All landlords want to rent their units to responsible tenants who renew their lease annually. And while this isn’t always realistic, you may have a role in making this happen. Retaining long-term tenants starts with taking your job as a landlord seriously, attending to tenant needs, and keeping up the property. Otherwise, your tenants could move out at the end of the lease or even have grounds to break the lease early.


The following are some common landlord mishaps that could drive renters away. This means more tenant turnover, potential legal issues, and expensive maintenance. By avoiding these mistakes, you increase your chances of retaining long-term and happy tenants.


  1. Neglecting maintenance


A few universal rules exist for how to be a land lord, and keeping up with maintenance is one of them. Ignoring maintenance requests or performing sloppy repair jobs will only upset your tenants and cause more serious maintenance issues in the future. A leaky pipe under the sink could turn into a flood if you neglect it long enough.


When you ignore your tenants’ maintenance requests, they’re likely to move out and find a more attentive landlord. So, be sure to respond to maintenance requests as soon as possible. You don’t need to spend all of your money on custom home inspiration to renovate all of your units consistently. You just need to be attentive and keep up the apartment. And if you can’t do so, consider hiring a property management company to handle these details for you.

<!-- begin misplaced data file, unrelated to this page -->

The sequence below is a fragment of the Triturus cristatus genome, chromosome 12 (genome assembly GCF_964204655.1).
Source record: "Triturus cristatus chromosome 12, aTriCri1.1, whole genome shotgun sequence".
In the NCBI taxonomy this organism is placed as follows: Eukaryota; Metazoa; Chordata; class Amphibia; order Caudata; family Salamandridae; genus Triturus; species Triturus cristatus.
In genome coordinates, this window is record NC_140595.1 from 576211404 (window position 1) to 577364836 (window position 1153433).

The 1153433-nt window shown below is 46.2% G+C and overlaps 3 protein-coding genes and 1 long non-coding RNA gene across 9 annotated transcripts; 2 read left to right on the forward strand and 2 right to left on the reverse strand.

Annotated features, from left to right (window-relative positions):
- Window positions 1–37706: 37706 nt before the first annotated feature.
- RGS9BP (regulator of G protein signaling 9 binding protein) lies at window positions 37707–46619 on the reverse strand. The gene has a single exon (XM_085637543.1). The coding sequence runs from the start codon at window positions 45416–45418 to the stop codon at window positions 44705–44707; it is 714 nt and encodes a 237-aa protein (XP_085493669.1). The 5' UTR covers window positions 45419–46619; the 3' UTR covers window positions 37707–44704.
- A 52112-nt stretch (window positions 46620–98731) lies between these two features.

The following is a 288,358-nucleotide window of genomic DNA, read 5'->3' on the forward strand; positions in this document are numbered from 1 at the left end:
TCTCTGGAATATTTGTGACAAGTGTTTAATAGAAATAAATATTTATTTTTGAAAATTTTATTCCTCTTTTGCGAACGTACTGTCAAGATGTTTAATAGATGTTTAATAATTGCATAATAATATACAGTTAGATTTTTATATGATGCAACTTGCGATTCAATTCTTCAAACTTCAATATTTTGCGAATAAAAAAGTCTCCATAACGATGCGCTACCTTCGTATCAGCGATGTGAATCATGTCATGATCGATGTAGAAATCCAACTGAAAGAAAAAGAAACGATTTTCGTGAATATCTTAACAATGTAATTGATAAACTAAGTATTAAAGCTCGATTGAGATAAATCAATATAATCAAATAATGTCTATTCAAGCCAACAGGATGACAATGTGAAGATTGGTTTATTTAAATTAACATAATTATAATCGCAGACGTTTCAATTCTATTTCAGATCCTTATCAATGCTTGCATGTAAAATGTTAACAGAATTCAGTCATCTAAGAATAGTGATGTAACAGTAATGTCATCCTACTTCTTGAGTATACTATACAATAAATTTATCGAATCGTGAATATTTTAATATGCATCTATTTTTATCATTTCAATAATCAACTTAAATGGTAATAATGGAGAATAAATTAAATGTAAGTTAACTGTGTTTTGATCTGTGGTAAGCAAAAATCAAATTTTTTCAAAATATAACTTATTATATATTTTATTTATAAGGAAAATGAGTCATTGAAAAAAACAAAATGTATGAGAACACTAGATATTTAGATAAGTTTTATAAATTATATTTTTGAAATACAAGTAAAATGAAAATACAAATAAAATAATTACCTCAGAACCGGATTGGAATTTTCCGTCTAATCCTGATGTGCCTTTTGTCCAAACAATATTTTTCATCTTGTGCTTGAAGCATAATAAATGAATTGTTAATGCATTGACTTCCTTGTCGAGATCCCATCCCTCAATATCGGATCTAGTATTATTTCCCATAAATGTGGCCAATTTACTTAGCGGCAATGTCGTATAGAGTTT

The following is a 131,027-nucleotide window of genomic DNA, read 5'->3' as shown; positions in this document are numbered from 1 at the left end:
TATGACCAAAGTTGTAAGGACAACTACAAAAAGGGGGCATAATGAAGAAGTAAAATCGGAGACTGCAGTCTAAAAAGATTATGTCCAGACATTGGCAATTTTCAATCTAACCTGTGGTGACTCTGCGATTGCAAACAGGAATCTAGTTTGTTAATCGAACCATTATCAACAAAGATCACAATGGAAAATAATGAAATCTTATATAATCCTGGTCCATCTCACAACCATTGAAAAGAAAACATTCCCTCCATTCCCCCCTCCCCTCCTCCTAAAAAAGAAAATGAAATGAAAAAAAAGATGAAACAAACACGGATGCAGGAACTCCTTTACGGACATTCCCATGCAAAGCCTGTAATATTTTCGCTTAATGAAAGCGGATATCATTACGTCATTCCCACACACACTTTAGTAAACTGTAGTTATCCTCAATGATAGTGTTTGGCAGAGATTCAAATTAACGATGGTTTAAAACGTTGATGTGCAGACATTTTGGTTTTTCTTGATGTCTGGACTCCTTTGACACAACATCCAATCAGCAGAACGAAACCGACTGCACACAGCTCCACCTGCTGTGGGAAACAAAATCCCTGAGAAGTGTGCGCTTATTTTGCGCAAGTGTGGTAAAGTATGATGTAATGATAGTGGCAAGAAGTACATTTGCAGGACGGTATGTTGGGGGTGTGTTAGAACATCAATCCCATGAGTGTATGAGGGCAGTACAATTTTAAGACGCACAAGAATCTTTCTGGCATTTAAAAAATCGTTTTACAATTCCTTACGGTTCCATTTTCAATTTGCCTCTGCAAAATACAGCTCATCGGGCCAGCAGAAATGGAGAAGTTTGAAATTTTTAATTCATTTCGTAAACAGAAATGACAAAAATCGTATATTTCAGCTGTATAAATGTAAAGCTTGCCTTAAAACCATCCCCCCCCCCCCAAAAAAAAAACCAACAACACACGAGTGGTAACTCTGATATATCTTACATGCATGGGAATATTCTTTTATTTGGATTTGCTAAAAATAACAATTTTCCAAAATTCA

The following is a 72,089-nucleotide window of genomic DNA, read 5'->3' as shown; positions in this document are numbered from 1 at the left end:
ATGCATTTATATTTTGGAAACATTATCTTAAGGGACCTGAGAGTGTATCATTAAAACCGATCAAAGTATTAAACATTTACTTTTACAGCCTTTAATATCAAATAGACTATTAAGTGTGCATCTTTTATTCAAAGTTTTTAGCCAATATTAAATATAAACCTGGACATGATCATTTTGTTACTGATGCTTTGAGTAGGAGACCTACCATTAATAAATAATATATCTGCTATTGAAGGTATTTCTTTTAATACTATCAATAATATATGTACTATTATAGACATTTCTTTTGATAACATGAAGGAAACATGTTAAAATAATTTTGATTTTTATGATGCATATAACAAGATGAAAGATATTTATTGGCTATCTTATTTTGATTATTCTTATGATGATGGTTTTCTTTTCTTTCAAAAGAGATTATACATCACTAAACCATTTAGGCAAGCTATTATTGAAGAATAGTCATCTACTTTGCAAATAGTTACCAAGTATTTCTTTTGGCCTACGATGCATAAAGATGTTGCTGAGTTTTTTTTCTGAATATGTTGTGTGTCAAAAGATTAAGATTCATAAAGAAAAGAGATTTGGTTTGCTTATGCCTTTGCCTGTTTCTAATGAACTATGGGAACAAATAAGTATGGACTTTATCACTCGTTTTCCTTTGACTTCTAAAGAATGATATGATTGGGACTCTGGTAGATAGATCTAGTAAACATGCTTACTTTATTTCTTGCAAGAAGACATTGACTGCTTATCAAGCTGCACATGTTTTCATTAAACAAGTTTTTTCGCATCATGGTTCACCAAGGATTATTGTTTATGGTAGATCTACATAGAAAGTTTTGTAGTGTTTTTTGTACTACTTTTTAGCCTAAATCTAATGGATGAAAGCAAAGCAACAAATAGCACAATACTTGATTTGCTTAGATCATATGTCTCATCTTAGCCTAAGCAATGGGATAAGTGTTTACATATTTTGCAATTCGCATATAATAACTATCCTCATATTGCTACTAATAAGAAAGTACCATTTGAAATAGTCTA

1. Disregarding tenant privacy


You may own your rental units, but that doesn’t mean you can enter apartments unannounced. Remember that your tenants have a right to privacy. If you will be entering a unit for repairs or maintenance, you should give your tenant a written or verbal notice at least 24 hours in advance. However, emergency situations are exceptions. If you neglect to give this courtesy, you could be violating tenant-landlord law and are most certainly disrespecting the occupant.


  1. Treating your job like a hobby


Renting out property is a great way to make passive income. However, even if you enjoy your role as a landlord, remember that managing your rentals isn’t a hobby. It’s important to treat your role as a business. Take maintenance, tenant relations, and legal factors seriously. If you don’t make your units a clear priority, you could fail to keep up your properties or slip up with the law. Both of these situations would drive tenants away.


  1. Ignoring local housing codes


Housing and building codes are designed to keep your tenants safe and healthy. You have a responsibility as a landlord to provide a safe living environment. If you ignore building codes and allow the rental to become unsafe, your tenant might have grounds to break the lease and move out. This leaves you with a vacant apartment and significant maintenance costs ahead of you. Be sure to keep up with local housing codes and any changes to the laws so that you can continually provide safe apartments.


  1. Communicating ineffectively


Communication is everything when managing your tenants and providing exemplary service. However, many landlords neglect to stay in touch with their renters. Your tenants will feel valued when you’re able to keep them in the loop. Consistently update them when you’re handling a maintenance request, ask for their feedback, and bring up important issues face-to-face. These courtesies may encourage them to rent with you for another year.


When you rent your units to respectful and responsible tenants, you likely want to encourage them to renew their lease. You can do this by staying courteous, keeping up with maintenance, and remaining diligent about tenant-landlord law. By prioritizing long-term rentals and keeping your units filled, you can maintain a strong revenue stream as a landlord.